(Critical Survey of Contemporary Fiction)

Valerie Martin is a daring writer, one who likes to take chances in her work. In Property, Martin explores the inner and outer lives of a woman caught up in the perverse historical fact of slavery. Set on a Louisiana sugar plantation, Property tells the story of Manon Gaudet, childless wife to a rapacious slave owner and the mistress herself to a house-slave who has borne two children by Manon’s husband. The slave and her children are constant presences in Manon’s everyday life, and Martin quite deftly illuminates the troubling psychology of such a relationship. More than anything, perhaps, Martin illuminates the minds of these women, both of them caught up—in clearly different ways—in the historical trap that was the institution of slavery.

In particular, Martin unravels the uncertain personal history of Manon’s own family and its relationship to the slave experience. Manon, estranged from her husband and tolerating only barely his sexual license, takes repeated solace in the memories of her father, a man whom she remembers as one of the enlightened ones. As the novel unfolds, however, Manon discovers the reality underlying her memory, a reality that shakes her from a kind of moral indolence.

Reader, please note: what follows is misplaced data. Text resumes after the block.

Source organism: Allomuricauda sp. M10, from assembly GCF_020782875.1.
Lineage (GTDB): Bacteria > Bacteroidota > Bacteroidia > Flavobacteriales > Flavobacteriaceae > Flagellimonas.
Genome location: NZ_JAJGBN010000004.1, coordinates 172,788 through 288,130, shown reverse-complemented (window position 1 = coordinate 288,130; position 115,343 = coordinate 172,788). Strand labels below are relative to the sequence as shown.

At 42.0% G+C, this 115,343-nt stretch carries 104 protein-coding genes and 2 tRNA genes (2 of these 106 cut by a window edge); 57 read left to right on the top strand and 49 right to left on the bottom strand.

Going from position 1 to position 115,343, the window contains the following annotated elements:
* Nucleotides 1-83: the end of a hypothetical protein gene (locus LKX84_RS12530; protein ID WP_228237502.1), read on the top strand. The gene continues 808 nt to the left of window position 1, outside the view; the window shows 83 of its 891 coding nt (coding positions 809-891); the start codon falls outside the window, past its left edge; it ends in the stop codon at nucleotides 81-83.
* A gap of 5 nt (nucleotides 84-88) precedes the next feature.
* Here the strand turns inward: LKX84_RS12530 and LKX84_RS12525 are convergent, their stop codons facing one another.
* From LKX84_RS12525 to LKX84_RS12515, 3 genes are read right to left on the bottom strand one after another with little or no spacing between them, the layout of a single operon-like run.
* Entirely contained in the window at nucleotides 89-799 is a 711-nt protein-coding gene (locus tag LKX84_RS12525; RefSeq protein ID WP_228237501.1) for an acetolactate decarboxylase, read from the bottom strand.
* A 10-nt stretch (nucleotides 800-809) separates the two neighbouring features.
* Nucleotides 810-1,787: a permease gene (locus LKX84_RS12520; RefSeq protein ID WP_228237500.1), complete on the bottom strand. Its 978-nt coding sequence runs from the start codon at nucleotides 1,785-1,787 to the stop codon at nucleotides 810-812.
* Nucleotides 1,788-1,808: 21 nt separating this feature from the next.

Her world is also shaken by a slave rebellion which brings violence suddenly and terrifyingly into her world. Manon’s husband is killed, and Manon herself is physically attacked; she is left wounded, damaged, and widowed. What follows is Martin’s imagining of the life of such a woman. On her own, without significant legal and economic privilege, Manon finds herself alarmingly alone in the world and unmoored. She also comes to understand the magnitude of her failure: her failure to understand Sarah, her house-slave (who attempts an escape, but is captured and returned), her failure to understand her father, who (like Manon’s husband) participated in the foulness of slavery, and her failure to understand her own complicity in the immense historical crime which was slavery.